Impact of Multi-jurisdiction Privacy Compliance on Businesses

Data privacy laws are becoming increasingly important in the digital age. As businesses collect and store more personal data than ever before, it is essential that they understand the implications of state data privacy laws and how they can affect their operations. Organizations operating across state lines face complex compliance tasks due to a patchwork of sectoral and state data privacy laws and regulations in the absence of comprehensive federal data protection legislation in the United States. In a business environment where data flows easily across state lines, how can you be sure you follow the laws in each jurisdiction?

State and Federal Data Privacy Legislation

Despite numerous proposals over the years, no comprehensive federal law governs data privacy in the U.S. As a result, a patchwork of hundreds of laws exists at both the federal and state levels to protect the personal data of U.S. residents. The American Data Privacy Protection Act (ADPPA) has made it further along the legislative process than any of its predecessors, but it still faces significant hurdles, namely pre-emption of state laws and a private right of action whereby individuals can sue an organization for violating the provisions of the statute. In the meantime, individual states have enacted comprehensive data privacy legislation rather than waiting on the federal government.

The first step toward ensuring your business can operate across state lines related to data privacy is to know the existing legislation. As of this writing, six states have passed comprehensive data privacy legislation:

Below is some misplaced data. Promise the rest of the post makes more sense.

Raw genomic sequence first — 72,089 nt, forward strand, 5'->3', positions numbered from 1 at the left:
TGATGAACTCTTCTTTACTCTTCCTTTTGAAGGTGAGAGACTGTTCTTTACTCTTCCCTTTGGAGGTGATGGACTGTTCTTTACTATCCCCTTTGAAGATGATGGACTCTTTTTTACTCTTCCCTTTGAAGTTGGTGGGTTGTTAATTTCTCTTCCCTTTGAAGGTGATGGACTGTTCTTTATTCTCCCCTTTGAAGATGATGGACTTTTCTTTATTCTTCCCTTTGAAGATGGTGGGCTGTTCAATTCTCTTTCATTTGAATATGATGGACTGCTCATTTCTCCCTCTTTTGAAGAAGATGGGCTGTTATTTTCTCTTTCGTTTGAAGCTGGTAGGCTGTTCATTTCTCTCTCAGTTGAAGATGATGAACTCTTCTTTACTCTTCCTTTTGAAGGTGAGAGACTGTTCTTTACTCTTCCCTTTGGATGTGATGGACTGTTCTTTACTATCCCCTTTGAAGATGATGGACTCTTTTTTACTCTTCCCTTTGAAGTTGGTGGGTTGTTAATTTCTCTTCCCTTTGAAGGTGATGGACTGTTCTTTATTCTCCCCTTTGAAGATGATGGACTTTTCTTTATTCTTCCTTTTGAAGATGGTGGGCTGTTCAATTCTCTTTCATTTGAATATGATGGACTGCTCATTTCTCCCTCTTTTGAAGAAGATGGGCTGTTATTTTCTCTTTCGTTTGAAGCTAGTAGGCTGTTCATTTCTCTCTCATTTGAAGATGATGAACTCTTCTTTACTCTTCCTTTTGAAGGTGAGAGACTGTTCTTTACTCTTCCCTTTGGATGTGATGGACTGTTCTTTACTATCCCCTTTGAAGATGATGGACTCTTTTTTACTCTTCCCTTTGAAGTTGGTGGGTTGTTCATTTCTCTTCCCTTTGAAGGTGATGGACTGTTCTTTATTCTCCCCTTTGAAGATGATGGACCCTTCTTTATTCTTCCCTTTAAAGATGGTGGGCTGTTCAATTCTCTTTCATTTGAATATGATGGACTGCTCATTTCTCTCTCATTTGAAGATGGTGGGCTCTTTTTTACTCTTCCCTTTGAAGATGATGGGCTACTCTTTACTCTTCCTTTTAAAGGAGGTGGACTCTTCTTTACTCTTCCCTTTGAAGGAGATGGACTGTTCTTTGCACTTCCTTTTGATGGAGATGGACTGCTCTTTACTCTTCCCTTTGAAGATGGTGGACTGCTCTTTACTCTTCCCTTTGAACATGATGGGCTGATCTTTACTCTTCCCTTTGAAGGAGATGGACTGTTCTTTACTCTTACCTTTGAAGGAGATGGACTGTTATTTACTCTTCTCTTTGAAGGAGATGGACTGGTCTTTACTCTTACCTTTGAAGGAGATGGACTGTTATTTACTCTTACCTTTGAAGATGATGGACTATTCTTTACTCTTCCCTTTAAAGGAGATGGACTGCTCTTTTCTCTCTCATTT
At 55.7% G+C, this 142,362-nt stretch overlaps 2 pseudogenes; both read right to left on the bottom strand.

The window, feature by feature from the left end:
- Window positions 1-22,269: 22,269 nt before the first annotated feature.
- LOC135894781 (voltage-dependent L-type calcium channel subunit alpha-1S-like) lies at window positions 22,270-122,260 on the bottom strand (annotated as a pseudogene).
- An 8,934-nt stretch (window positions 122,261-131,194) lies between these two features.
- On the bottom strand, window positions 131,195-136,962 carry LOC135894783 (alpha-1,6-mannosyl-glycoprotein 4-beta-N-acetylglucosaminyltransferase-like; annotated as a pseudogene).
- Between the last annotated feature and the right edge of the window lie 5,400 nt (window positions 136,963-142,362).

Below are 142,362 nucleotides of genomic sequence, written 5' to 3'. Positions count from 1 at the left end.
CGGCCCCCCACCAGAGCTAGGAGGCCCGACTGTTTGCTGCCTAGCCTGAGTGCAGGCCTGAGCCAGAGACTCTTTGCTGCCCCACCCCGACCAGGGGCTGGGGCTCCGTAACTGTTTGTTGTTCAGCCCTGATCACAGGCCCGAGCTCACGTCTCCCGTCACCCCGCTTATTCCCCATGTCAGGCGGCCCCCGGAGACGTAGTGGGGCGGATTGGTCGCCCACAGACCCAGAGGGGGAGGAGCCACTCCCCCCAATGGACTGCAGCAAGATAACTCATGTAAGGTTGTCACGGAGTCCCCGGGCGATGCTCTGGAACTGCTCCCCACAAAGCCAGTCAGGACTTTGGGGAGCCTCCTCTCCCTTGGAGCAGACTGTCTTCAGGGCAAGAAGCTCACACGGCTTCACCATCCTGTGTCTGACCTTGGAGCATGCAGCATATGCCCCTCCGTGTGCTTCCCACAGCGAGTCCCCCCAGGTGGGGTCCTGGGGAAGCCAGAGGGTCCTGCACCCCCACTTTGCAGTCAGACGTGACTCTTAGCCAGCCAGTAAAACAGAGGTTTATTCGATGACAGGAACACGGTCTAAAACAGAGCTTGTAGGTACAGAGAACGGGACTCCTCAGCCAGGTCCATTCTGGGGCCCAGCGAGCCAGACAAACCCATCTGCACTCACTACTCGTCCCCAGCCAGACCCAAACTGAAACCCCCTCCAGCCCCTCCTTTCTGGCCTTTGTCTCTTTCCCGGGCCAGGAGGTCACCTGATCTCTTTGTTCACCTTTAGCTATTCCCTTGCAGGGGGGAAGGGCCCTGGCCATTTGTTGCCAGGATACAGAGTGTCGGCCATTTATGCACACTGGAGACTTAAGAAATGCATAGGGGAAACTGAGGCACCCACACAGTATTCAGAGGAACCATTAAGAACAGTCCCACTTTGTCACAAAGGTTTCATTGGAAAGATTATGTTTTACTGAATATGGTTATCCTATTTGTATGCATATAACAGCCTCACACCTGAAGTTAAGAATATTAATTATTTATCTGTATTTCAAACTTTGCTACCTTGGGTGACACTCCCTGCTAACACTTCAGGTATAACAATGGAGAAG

• California Consumer Privacy Act (CCPA) 
    • Enacted 2018 
    • Effective January 1, 2020 
  • 2020 Amended the CCPA with the California Privacy Rights Act (CPRA) 
    • Effective January 1, 2023 
  • Virginia Consumer Data Protection Act (CDPA) 
    • Enacted 2021 
    • Effective January 1, 2023 
  • Colorado Privacy Act (CPA) 
    • Enacted 2021 
    • Effective July 1, 2023 
  • Utah Consumer Privacy Act (UCPA) 
    • Enacted March 2022 
    • Effective December 31, 2023 
  • Connecticut Privacy Act (CPA) 
    • Enacted May 2022 
    • Effective July 1, 2023 
  • Iowa Consumer Data Protection Act (CDPA) 
    • Enacted March 2023 
    • Effective January 1, 2025 

The momentum for state-level comprehensive privacy bills is at an all-time high. There are currently 25 comprehensive privacy bills before state legislatures and over a hundred proposed laws ranging from biometric or genetic data to children’s online privacy. Although no two laws are alike, they all deal with common components such as consent and personal data collection, use, and retention.